Transportable electronics are entering the retail and hospitality space in droves, and Samsung is at the helm of that transition.
Delivering high-quality devices is only half the battle. There needs to be an understanding of specific use cases to gain the highest value from adopting devices within the retail workflow.
speaks with Joe Hasenzahl
, director of Sales - Retail at Samsung Electronics America
- Use cases of transportable electronics in retail
- Point of decision vs. point of sale
- Integrating technology into workflows
Use cases of transportable electronics in retail
Workflows are evolving to encompass devices like never before. Joe categorizes these integrations in three sizes: small for the casual associate, medium for more consistent customer-facing associates and larger screens for more stationary associates dealing with details.
Use cases fluctuate based on the nature of the business. However, some examples of devices improving retail workflows look like:
- Item location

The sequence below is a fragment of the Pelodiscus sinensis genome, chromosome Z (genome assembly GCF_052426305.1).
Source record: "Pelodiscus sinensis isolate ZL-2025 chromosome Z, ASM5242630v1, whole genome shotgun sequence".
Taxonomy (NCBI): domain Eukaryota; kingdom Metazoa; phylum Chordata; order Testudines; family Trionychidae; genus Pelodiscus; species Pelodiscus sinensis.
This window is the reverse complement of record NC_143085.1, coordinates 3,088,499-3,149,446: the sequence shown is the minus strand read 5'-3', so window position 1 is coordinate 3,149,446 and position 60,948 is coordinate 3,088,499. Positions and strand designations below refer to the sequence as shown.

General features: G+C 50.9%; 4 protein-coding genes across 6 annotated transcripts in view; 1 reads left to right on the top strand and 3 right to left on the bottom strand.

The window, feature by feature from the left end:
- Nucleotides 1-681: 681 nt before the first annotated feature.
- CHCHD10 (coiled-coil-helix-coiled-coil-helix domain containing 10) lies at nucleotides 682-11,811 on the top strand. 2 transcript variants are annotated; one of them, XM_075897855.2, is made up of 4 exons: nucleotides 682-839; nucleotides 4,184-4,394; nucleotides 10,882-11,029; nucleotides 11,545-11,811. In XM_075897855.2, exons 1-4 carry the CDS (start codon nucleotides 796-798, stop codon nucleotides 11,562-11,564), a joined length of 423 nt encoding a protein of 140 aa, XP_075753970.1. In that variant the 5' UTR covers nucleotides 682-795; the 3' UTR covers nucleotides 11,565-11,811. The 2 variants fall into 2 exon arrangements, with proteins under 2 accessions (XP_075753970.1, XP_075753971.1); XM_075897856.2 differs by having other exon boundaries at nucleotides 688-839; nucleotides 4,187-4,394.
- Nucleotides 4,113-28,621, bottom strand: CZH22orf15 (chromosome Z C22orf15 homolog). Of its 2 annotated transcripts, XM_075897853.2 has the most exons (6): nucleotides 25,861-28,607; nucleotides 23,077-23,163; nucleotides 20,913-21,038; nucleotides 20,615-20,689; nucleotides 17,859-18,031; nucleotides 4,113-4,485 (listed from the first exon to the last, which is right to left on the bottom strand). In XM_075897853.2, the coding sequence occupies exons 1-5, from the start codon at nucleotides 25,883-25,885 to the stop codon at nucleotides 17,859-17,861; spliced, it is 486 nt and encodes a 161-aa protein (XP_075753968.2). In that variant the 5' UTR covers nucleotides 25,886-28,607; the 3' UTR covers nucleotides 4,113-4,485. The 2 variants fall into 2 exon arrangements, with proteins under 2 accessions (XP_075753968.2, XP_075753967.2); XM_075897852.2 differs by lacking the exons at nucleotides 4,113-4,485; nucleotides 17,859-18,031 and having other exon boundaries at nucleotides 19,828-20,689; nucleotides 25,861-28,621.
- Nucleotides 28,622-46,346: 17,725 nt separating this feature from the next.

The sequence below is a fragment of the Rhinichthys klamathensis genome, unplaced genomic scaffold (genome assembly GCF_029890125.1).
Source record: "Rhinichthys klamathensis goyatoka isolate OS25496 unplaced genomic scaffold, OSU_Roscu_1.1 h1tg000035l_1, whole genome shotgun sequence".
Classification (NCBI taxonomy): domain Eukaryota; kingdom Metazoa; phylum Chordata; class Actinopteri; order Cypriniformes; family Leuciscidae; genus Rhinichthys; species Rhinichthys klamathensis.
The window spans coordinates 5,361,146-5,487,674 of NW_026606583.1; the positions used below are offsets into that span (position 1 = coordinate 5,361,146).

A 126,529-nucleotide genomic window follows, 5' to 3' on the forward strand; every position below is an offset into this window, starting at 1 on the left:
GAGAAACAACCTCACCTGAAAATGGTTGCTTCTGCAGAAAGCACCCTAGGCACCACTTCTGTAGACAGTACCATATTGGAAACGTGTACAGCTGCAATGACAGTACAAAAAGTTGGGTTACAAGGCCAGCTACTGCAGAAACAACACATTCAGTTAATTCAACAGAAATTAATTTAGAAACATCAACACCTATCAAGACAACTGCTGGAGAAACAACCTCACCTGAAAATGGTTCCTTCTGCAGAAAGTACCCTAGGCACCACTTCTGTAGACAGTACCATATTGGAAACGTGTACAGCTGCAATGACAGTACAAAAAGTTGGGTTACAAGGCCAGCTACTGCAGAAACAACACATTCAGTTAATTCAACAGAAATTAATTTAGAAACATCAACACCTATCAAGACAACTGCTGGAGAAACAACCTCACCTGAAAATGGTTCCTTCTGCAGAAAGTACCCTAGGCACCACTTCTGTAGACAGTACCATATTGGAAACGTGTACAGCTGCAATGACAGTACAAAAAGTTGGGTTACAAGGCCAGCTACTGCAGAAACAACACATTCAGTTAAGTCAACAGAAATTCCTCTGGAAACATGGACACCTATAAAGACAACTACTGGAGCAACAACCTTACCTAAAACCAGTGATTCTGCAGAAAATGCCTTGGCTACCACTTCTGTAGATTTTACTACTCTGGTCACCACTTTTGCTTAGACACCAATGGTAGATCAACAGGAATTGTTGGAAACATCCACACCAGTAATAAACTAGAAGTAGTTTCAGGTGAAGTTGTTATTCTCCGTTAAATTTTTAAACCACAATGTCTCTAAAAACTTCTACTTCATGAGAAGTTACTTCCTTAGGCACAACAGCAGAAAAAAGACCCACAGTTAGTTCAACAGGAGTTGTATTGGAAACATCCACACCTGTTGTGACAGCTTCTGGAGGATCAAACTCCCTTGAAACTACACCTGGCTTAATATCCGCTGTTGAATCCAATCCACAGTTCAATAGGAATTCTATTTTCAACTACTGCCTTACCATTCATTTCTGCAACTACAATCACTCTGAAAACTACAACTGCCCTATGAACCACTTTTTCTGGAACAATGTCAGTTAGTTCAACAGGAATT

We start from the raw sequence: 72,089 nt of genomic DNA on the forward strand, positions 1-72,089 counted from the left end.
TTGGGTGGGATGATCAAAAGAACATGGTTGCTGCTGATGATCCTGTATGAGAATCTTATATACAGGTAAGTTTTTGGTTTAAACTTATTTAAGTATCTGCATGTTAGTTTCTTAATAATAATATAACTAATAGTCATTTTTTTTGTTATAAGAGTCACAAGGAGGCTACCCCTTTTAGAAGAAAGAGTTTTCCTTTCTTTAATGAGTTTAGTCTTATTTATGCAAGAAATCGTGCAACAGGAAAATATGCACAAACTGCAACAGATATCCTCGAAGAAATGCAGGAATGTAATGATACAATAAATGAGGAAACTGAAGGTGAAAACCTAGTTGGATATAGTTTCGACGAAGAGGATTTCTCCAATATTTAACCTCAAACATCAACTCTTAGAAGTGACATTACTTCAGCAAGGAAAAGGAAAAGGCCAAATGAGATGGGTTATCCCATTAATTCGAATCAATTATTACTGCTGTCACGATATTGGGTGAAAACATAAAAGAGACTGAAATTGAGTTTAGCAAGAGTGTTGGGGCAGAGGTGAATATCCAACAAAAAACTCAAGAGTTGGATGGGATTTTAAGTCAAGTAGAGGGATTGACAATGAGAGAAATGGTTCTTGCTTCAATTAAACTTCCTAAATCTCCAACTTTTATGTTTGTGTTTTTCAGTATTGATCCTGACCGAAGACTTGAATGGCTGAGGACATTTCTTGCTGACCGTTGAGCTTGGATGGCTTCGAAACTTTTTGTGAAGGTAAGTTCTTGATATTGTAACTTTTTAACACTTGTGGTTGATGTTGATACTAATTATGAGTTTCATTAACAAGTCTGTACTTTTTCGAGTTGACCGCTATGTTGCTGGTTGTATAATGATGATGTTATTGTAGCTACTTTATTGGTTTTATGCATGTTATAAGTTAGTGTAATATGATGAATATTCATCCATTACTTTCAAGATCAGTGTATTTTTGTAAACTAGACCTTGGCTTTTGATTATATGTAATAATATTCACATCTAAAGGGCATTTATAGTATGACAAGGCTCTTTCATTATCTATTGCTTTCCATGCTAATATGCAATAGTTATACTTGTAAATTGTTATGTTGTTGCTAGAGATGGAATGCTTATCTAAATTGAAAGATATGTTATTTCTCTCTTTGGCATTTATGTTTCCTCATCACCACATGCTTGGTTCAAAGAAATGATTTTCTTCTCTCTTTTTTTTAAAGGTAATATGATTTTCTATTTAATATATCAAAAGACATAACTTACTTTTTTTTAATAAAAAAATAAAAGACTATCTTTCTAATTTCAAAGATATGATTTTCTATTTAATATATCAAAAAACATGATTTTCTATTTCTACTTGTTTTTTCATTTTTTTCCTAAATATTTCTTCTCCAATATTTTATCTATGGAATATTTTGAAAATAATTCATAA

- Training materials
- Walkie-talkie features
- Corporate communication
“If it's a mobile phone form factor, then it's going to predominantly be associate-facing tools,” Joe explains.
Point of decision vs. point of sale
There is no such thing as a good customer experience coming out of a negative associate interaction. A good associate experience equals a positive customer experience.
Historically, the most pivotal time within an associate/customer interaction has been the point of sale—typically at the register. Nowadays, the goal is to reach customers at the point of decision and make that the new point of sale.
“Retailers are recognizing that Android enterprise is the best place for mobile point of sale tools,” Joe points out.
With a device, associates can launch a point of sale, use a camera-based scanner to capture barcodes and take a contactless payment right when the customer decides to purchase an item. This aspect captures the momentum of consumer intent.
Integrating technology into workflows
The time of siloed technology is fading. Joe sees a future of seamless device integration into retail and hospitality workflows for improved service and training.
“If you think about it, waiting on a table is a workflow,” Joe says, “We should mirror the user interface and guide a new server through that workflow with the most likely choices displayed on the phone.”
Sophisticated machine learning can revolutionize training for something like table waiting and, from there, create an environment that reduces churn and sets servers up for success.
Adopting devices within workflows makes that future possible.
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